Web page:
Judge Rules Priest Sex Abuse Documents Should Be Public
Associated Press, carried in Stamford Advocate
December 7, 2006
Bridgeport, Conn. -- A Superior Court judge has ruled that sealed documents from priest sex abuse cases in the Bridgeport Roman Catholic Diocese should be open to the public.
Judge Jon Alander's ruling Wednesday is the latest in a long running legal battle pitting the diocese against several newspapers.
Alander ruled that the public has the right to view sealed court documents from nearly two dozen sex abuse lawsuits against the Bridgeport diocese that were settled in 2001, saying that keeping the documents secret to ensure a fair trial is no longer relevant.
The Hartford Courant, The New York Times, The Boston Globe and The Washington Post, sought to have the documents unsealed in 2002.
"The public's right of access to those documents is particularly strong in these cases due to the extraordinary public interest in knowing whether minors in Connecticut were sexually abused by priests employed by the Diocese and whether the Diocese was responsible for perpetuating that abuse," Alander wrote.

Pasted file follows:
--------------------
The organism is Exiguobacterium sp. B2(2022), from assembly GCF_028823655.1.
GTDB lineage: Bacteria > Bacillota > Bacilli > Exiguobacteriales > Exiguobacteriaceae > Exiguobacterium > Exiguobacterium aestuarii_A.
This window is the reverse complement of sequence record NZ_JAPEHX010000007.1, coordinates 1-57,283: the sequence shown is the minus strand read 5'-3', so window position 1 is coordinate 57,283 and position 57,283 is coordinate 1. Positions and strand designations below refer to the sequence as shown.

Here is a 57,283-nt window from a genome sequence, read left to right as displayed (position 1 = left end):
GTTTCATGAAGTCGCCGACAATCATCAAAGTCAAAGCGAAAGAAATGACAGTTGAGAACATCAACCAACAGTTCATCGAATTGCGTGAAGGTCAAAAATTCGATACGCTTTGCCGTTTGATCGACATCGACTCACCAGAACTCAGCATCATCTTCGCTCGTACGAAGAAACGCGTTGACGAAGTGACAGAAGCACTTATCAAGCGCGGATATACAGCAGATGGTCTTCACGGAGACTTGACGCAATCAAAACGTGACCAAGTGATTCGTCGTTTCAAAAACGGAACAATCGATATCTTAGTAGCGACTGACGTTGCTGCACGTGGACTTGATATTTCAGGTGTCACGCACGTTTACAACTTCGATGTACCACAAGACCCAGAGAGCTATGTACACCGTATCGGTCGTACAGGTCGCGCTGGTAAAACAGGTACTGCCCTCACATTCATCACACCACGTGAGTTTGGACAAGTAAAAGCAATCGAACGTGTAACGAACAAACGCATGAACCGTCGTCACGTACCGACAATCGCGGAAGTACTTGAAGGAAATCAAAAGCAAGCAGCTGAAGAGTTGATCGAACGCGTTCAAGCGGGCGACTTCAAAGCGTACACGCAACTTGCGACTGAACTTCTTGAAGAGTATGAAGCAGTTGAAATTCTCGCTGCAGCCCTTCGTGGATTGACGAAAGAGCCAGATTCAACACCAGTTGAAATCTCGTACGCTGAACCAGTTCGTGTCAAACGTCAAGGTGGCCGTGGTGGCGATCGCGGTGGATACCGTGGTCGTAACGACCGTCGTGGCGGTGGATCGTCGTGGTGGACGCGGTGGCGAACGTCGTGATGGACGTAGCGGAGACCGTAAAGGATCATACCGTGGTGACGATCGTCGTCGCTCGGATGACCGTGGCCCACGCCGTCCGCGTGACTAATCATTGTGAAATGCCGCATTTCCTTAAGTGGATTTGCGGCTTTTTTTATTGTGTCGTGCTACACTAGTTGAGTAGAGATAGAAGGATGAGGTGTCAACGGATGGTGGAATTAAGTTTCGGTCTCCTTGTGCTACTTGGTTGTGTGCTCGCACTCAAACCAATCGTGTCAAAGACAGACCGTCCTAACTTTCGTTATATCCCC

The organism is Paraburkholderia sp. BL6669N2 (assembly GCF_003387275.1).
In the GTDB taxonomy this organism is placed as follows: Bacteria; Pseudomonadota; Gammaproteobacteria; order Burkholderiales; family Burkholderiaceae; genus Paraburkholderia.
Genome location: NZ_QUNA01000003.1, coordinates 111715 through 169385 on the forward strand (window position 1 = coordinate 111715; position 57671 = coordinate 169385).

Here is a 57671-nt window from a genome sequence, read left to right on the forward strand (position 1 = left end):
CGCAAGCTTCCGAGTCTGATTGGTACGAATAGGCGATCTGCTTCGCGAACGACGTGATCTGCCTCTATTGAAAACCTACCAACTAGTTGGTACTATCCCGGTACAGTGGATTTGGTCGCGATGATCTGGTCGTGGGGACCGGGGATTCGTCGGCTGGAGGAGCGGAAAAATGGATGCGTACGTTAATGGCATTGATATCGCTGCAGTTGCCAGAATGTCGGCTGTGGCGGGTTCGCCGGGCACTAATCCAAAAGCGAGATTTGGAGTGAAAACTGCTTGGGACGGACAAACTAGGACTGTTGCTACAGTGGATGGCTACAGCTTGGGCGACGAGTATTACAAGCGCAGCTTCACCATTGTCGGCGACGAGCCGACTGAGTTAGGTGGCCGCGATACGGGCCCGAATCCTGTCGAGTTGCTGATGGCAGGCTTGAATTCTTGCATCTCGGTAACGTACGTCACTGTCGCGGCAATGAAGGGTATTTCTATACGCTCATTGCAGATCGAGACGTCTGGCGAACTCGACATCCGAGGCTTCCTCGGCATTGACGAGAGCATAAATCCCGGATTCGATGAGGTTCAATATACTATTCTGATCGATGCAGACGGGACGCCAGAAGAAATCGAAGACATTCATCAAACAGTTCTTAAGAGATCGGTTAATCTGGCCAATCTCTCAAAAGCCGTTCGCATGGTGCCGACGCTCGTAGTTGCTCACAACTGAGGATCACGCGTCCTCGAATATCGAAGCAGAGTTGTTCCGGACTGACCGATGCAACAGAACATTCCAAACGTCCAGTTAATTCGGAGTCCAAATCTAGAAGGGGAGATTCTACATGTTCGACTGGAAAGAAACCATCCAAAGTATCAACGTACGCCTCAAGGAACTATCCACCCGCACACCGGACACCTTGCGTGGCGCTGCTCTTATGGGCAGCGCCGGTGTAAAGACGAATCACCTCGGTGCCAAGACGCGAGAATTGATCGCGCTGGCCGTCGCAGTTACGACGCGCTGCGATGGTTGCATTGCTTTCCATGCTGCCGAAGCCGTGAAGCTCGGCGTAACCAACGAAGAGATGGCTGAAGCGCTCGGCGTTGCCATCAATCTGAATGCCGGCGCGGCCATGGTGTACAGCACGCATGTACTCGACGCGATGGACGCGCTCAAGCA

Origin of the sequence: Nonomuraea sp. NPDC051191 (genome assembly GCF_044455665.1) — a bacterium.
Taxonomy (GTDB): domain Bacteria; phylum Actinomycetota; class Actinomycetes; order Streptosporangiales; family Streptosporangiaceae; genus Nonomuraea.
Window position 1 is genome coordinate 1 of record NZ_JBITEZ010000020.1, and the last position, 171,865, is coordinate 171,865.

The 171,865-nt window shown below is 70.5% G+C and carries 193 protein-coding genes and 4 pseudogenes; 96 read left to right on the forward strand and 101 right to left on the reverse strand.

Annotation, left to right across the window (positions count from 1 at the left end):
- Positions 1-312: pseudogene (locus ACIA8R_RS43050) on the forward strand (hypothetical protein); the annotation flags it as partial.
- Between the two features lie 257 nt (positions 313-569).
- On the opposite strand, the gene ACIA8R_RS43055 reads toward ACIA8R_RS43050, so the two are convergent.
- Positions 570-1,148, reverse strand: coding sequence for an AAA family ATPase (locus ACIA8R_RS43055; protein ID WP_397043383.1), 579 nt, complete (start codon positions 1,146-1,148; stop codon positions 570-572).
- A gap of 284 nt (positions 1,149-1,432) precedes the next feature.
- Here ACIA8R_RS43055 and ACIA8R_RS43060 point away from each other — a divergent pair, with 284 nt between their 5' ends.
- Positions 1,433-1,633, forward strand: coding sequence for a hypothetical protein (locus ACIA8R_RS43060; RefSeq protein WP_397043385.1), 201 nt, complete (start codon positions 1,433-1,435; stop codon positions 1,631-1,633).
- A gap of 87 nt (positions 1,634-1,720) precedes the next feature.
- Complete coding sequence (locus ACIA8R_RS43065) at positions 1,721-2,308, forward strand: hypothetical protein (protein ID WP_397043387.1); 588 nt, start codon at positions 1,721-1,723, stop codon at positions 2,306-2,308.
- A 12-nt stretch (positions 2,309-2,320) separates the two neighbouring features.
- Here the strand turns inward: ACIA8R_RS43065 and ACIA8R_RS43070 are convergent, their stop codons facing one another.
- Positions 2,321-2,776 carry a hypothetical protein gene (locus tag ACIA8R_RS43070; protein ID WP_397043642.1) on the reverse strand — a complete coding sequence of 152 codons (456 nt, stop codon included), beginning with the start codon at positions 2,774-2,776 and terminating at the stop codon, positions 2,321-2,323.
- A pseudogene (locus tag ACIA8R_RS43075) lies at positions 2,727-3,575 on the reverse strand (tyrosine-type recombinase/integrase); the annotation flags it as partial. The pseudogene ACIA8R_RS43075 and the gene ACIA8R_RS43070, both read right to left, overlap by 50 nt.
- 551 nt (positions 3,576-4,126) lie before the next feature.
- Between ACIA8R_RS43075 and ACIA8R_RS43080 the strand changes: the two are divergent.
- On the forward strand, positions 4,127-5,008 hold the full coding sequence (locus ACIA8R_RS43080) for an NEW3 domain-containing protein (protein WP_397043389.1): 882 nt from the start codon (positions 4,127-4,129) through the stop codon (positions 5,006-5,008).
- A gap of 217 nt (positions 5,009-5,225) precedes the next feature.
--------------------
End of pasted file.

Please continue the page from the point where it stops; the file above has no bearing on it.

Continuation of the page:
However, Alander's ruling does not mean the newspapers will get to review the documents anytime soon. Alander placed a 20-day stay on release of the documents.
The diocese said Wednesday it is "considering what we believe to be significant grounds for appeal in this matter."
Alander exempted some documents from public release, including those subject to a health care privilege and the names of two priests who have never been publicly identified.
Joseph McAleer, spokesman for the diocese, said it is disappointed in the decision.
"Judge Alander acknowledges that these sensitive materials are protected by recognized legal privileges, but he has decided to release them to the public anyway," McAleer said in a prepared statement released Wednesday evening.
Alander's ruling comes about a year after the state Supreme Court cleared the way for the documents' release by asserting that court records are open to the public. The Supreme Court then sent the case back to the lower court.
The Supreme Court's decision endorsed a 2002 lower court ruling, which the diocese appealed, that granted the newspapers the right to intervene and seek access to the documents.
The abuse cases in question, which involved more than 23 victims, were settled in March 2001.
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